2. This question can be answered by analyzing the protocols in question, however, in this assignment you are expected to study it experimentally. You will implement a system consisting of a client making a simple request to a server, the server responds with some arbitrary data, the client receives it, and measures, as precisely as possible, the time the entire transaction took, i.e., including the time it took to establish the connection, if applicable.

    Experiment with five protocols: raw data over UDP, raw data over TCP, raw data over TCP with TLS, HTTP, and HTTPS. Both request and response should be no more than few tens of bytes in length, not including the protocol overhead. For all experiments, you need to write both client and server side, for the HTTP/HTTPS experiments, you are expected to write a server. node.js is the easiest way to go. It is fine to use libraries for TLS/HTTP/HTTPS on the client side. TLS and HTTPS experiments requires that you generate your own self-signed (not backed by a recognized CA) certificate. Most HTTPS client libraries will require extra steps to confirm that it is fine to accept a self-signed certificate. Ignore Internet posts that state that accepting self-signed certificates is in your program is a bad idea. They are correct with respect to production code, however, here we are dealing with experiments in a fairly closed environment.

    To facilitate your experiments, two Linux servers are set up on the CS network: rb1.cs.unh.edu and rb2.cs.unh.edu. Besides connectivity to the department network, the servers are connected via five links that carry no other traffic than the one produced by the experiments. Each of the links is configured so that traffic experiences diffrent link delays. The extra delays added to the inherent delay of a directly connected link are set as follows:

    Interface Round-trip delay (ms)
    enp4s0 0
    enp5s0f0 3
    enp5s0f1 10
    enp5s0f2 30
    enp5s0f3100

    The links are configured with private IP addresses, make sure that you send your test traffic over them and not over the public interfaces rb1.cs.unh.edu and rb2.cs.unh.edu. Standard development tools are installed there. Accounts are being set up for all students in the course with the same username as you have on Agate but with a different password. Your username and password has been stored in your home directory on Agate in file cs725.info. The servers do not mount your Agate filesystem. The best way to keep your code in sync between your development environment and both machines is to use git and create multiple clones of your repository.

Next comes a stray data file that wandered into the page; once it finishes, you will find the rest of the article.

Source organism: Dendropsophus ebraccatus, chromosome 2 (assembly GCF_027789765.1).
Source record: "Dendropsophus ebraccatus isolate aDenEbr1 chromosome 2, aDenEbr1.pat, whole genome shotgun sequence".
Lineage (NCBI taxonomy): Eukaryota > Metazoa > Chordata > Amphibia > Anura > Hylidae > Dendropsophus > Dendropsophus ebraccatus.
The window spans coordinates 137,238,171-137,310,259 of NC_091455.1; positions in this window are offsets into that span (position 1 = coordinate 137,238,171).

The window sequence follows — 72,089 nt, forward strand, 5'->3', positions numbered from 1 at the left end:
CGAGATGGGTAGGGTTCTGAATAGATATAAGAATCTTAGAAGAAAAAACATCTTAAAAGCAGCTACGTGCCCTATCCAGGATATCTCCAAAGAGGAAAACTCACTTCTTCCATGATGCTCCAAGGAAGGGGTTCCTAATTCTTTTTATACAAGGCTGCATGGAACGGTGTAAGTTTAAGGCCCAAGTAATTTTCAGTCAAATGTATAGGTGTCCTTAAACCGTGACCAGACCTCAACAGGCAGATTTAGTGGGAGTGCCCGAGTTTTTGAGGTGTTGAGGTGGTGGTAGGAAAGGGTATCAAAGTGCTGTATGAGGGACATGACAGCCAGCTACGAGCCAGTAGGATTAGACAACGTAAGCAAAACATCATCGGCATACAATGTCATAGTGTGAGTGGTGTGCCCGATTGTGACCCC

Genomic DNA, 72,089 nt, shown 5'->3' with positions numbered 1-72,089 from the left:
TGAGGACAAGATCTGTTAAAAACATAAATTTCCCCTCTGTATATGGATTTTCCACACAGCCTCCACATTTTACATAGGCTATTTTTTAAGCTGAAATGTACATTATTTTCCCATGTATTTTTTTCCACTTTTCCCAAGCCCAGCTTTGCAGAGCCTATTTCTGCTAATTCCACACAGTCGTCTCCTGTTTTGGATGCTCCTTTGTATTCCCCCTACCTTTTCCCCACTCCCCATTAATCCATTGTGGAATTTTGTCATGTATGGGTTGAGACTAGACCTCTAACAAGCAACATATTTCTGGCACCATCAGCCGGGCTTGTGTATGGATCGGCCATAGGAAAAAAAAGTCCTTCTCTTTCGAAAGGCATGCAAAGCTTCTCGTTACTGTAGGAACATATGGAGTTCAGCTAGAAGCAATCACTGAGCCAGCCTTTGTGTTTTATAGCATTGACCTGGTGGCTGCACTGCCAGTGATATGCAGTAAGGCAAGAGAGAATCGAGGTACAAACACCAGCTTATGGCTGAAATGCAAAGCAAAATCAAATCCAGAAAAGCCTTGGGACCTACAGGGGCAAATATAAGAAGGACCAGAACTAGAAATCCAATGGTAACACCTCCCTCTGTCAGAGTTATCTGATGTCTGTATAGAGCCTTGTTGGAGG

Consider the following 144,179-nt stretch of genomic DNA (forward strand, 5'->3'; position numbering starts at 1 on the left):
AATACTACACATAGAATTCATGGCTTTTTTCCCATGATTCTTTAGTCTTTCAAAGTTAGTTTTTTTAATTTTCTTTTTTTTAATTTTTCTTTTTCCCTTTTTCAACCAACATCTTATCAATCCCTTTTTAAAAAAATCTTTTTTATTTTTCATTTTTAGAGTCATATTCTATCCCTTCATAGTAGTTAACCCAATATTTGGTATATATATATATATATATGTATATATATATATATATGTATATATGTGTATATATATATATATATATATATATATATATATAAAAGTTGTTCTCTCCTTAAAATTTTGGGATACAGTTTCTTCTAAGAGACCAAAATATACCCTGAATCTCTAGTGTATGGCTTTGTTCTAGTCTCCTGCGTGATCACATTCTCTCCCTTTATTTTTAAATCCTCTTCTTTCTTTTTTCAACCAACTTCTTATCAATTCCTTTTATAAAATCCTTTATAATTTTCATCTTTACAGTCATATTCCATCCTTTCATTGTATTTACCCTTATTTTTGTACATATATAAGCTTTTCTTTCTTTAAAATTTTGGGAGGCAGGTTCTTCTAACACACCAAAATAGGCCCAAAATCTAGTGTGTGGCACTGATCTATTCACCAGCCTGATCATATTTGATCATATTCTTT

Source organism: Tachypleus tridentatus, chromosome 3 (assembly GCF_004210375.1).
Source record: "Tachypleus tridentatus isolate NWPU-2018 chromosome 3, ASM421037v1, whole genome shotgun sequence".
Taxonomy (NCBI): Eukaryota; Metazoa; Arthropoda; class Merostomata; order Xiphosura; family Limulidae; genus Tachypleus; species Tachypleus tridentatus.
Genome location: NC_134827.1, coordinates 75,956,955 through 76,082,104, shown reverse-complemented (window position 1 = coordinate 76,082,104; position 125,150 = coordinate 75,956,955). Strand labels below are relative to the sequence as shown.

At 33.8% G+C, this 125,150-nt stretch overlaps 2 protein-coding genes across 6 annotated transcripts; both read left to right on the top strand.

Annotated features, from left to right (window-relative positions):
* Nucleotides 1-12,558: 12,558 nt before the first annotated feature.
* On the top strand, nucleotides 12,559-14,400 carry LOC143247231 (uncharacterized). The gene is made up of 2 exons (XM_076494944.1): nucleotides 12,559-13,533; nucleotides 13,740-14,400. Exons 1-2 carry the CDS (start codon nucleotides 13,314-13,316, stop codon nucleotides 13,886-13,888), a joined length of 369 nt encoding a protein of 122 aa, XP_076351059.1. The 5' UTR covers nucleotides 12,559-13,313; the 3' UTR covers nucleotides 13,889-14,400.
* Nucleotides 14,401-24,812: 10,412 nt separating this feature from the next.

IPv4 and IPv6 address assignment on rb1/rb2

    How exactly you set up the experiments is up to you. You do not have to run the experiment on all links but the choices that you make should not be arbitrary. Your submission should include a brief justification of the experiment design decisions. Each of the experiments must be repeated sufficient number of times so that the collected results are statistically significant.

    You (and I) will not be able to install software beyond what a regular user can do. Check early if a library/module/tool that you plan to use is actually there. I can ask for anything reasonable to be installed there but it will take at least till the next business day.

    The source code for the programming part of the assignment must be committed to your course Git repostory. Don't forget to include a brief description of your code.

    Submission instructions:

    Upload your submission as a single PDF file using Canvas (mycourses.unh.edu). More details can be found in the standard assignment submission instructions.